Bringing business leaders’ vision into focus

As a business leader, there are aspects related to your role that you have no problem identifying and addressing. Some people are natural marketers or salespeople, but they aren’t as adept at operations or HR. Some leaders may have high-level technical aptitude but may struggle with the workplace culture piece of their growing companies. For even the most accomplished among us, just as there are certain aspects of business that are seen with clear vision all the time, there are those other aspects that are tougher to get in focus. I see the collection of those assembled responsibilities as the entrepreneurial eyechart.

Just like a vision chart, your responsibilities as a business leader are all right in front of you, but seeing them clearly is another matter entirely. Whereas corrective lenses help our normal vision, a key way to improve your entrepreneurial vision is through business leadership-building activities.

Through those activities, your goal should be to improve how well you see each aspect of your own entrepreneurial eyechart. You’ll be pre-disposed — whether through talent, practice, education or responsibility — to see your eyechart’s top line easily, but there will always be aspects that are a little lower in the order.

Plus, as times change and new practices emerge, aspects that were once in focus for you may now be blurry. The goal isn’t to move them to the top line of the chart but to be able to see them more clearly and with less time needed to focus.

Looking to enhance your own entrepreneurial vision? Here are some activities that have helped the business leaders I’ve worked with at Pitt’s Institute for Entrepreneurial Excellence:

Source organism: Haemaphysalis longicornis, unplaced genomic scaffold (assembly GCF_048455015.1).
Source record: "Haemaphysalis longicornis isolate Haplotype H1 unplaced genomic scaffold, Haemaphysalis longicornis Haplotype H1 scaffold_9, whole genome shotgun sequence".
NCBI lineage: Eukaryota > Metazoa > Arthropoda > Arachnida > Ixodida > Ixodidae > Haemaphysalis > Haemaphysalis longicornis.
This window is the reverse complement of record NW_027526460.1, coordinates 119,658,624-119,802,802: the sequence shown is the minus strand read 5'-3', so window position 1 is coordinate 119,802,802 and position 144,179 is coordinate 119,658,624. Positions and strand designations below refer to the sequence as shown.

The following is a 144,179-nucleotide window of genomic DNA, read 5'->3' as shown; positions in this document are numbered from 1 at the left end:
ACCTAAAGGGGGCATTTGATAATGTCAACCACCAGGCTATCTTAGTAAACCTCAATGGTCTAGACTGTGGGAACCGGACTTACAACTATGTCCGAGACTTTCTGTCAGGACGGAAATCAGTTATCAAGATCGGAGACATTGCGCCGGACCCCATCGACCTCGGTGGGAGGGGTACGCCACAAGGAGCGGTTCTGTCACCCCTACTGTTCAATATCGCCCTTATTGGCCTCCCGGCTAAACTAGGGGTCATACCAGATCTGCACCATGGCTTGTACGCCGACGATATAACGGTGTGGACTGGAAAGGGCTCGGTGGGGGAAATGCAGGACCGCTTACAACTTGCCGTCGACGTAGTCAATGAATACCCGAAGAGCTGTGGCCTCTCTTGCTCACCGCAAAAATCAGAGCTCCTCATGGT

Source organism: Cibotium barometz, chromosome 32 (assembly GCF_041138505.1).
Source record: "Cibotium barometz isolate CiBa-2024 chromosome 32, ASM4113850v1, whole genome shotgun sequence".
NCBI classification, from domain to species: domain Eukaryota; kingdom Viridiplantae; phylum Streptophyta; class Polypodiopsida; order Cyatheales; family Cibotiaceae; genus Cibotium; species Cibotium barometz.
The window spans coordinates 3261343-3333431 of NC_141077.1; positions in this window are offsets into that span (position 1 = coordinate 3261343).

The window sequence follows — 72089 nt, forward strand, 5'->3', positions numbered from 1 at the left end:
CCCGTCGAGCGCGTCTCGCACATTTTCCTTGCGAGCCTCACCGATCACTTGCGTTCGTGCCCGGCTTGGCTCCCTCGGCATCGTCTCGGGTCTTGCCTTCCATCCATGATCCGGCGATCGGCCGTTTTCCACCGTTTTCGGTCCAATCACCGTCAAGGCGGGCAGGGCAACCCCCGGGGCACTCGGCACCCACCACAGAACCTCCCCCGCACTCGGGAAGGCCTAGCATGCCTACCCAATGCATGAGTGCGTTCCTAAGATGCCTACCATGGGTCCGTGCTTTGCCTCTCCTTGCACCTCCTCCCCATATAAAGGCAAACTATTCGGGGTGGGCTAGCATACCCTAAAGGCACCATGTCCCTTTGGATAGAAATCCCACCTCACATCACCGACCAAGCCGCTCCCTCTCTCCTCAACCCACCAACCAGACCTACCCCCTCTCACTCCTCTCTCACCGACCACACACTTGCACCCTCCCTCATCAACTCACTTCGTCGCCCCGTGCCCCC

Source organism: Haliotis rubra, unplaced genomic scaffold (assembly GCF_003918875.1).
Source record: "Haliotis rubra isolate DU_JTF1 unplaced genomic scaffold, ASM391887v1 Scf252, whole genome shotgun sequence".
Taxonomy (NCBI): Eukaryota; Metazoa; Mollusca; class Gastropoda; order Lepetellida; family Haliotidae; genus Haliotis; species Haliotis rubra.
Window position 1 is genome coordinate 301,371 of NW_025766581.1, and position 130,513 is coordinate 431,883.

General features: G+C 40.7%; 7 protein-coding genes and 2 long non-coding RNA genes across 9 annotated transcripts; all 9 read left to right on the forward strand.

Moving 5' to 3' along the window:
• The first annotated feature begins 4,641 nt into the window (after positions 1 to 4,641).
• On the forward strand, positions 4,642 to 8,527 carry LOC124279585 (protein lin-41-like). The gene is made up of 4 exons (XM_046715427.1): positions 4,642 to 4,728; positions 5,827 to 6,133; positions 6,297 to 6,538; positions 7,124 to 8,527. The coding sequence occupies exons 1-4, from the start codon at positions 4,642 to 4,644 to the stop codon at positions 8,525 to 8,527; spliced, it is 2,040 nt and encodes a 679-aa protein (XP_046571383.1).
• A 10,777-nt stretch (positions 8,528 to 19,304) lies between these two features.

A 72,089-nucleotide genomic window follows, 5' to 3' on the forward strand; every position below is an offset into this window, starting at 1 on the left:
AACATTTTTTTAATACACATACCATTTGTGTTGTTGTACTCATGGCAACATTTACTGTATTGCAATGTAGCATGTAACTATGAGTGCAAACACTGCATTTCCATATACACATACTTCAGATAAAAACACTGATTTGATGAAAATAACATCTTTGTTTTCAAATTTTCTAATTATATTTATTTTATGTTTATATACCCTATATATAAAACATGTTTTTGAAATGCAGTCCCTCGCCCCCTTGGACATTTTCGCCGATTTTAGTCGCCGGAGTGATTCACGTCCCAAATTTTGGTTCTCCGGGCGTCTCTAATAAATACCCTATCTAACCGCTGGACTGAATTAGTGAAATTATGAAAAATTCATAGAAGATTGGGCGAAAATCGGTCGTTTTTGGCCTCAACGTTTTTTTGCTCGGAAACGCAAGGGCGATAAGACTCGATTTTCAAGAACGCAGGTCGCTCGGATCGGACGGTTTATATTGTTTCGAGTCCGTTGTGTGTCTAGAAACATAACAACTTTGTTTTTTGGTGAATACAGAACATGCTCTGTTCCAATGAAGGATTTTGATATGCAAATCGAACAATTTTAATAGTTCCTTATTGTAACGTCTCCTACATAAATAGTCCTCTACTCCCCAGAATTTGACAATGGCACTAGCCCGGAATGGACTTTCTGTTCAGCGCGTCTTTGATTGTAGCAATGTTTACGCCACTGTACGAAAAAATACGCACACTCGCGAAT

• Peer forums. Connecting with other business leaders like yourself and discussing pressing issues you may be facing in a confidential, collaborative environment helps you see things from a different perspective. Picking up how others in your shoes are approaching situations and considering that practiced experience in your own role helps you develop a full-spectrum view of functions and tasks.
  • Consulting. Learning from and relying on other professionals who specialize in certain operational areas can help you better understand both your strengths and blind spots. With this type of guidance, you can have a directed path to seeing where your business is going.
  • Educational events. Whether from academics, industry-specific thought leaders, or subject matter experts, participating in entrepreneurial educational opportunities helps pull you out of the day-to-day to let you regain focus on a particular topic — and your business overall.
  • Leadership training. Ready to take the next step? Explore cohort-based programs that challenge you to work at a holistic approach to running your business. There are a few local options available, including the IEE’s Entrepreneurial Fellows Class. Each in-depth module in the one-year certificate program covers an essential operational area to help you work on your business, not just in your business.

Having better entrepreneurial vision will help elevate your leadership abilities and your business’s performance. Regardless of how good the members of your team are at their respective positions, continued success requires you to bring more elements of your entrepreneurial eyechart into focus. ●

Bob Stein

Associate Vice Chancellor for Innovation & Entrepreneurship
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